DK: I agree with you, that’s why I tied the Middle East into the novel through the character of Simon Horowitz. These things tend to go around in a circle and I’m sure when the Middle East has run its course, trouble will probably return to Europe, and already has done, as you mentioned, in the Ukraine.

MJN: What is the attitude in Ireland towards American authors who write about Irish history? In your opinion, are they embraced or dismissed? I'm asking as an American writer - not even Irish-American but Russian-American to be precise - who has devoted her literary career to Irish history. A few years ago a British press that contracted my novel ended up backing out of the contract because the Irish distributor balked at the idea of supporting a non-Irish writer. They loved the book, but they hated the fact that I was not "local" or at least "more prominent". Needless to say, I was very sad and disappointed, but I quickly found an American publisher.

DK: I have a strong interest in politics but I think “the troubles” here turned a lot of people off reading about it. That is probably why I tend to read crime novels myself. But my interest in politics pushed me in the direction of putting a political slant on the book. I don’t know if there is a bias against American authors who write Irish history. To be honest it’s a possibility but I’m sure if it were English, French or German writers, the same bias would exist.

MJN: Thank you for having the cover of your novel in blue hues versus green. I think I would've had a Blarney overdose otherwise. Jokes aside, any Irish-themed book marketed to the American audience has some sort of green on the cover, so the "dumb Americans" would make that instant connection. Sure, slap a shamrock! And if a novel has a Russian or Chinese cultural connection, the cover has to be done in bright reds. I find that tactic condescending, but I understand that publishers have to do what they must to sell copies. Nevertheless, I do commend your publisher for sticking with a cliche free color scheme. If I understand correctly, it's not an "Irish thriller" but rather "a thriller set in Ireland". You catch the difference?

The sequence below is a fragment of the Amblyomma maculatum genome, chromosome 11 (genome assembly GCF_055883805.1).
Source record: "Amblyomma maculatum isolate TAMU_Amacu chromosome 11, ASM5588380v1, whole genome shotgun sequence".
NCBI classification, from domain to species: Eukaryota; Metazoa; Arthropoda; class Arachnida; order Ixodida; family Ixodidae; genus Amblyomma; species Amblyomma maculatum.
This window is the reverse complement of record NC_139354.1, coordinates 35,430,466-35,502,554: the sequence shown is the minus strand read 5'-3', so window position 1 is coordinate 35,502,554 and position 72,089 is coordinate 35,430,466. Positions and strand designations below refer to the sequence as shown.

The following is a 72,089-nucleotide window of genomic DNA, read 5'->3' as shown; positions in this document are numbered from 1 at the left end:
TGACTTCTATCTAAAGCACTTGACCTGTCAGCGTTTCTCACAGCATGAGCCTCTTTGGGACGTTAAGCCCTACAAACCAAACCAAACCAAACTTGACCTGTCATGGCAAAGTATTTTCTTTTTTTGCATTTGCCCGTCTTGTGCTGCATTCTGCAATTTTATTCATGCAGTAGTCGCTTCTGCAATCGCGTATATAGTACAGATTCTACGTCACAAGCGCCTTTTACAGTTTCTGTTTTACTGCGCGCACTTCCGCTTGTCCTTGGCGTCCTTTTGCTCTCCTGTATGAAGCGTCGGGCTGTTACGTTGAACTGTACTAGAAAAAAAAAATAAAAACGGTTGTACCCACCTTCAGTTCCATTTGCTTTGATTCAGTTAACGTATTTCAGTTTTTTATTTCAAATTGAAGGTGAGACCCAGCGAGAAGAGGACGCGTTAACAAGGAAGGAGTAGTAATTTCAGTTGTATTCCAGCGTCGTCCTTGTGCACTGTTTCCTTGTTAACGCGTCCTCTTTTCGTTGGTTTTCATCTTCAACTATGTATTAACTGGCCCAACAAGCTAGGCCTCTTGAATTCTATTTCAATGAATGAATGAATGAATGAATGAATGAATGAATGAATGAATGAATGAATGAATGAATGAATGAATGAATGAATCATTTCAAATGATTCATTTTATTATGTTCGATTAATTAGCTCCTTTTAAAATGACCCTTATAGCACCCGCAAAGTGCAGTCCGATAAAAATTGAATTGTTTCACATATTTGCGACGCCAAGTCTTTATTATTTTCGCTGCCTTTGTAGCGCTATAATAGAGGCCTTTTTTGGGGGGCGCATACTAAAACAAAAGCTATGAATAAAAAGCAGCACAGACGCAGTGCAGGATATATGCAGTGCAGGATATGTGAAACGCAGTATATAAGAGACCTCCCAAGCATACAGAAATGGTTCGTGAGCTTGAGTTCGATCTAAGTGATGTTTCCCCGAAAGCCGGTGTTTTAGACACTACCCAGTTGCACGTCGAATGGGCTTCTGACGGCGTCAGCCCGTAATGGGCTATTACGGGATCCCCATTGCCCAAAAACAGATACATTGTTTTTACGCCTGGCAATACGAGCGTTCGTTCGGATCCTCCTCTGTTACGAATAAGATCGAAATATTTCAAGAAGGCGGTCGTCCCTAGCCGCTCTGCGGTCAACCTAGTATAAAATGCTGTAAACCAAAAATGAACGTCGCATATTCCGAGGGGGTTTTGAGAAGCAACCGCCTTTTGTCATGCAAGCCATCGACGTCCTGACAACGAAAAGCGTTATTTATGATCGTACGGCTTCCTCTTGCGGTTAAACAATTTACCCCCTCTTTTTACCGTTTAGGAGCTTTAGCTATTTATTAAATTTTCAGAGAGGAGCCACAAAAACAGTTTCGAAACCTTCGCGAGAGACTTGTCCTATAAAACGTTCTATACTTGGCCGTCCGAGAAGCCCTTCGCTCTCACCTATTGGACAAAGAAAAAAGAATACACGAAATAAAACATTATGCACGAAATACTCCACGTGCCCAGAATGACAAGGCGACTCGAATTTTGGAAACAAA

DK: I’m glad you like the cover. I chose the colour scheme because I would prefer the book be taken seriously than sell an extra couple of copies by sticking a shamrock on it! I doubt many people think Americans are taken in by such clichés anyway. I tend not to pay much attention to what people think. The world is full of all kinds of people – those who believe the clichés and don’t believe them and that is a fact whether you live in America, Ireland, Russia, China or anywhere else in the world. It is a thriller set in Ireland as you say, but I think the characters are distinctly Irish. I put a number of American characters into the book as well and I hope they don’t come across as clichéd.


  1. Thank you Marina for hosting me and The Gun today! I look forward to some questions or comments.

  2. Great interview, Daithi, and a stellar series!

    1. Thank you Kem! Enjoying every minute of it. Part 3 is on the way!

  3. A very interesting in depth interview Daithi.

    1. Thank you Tee I really enjoyed doing this interview!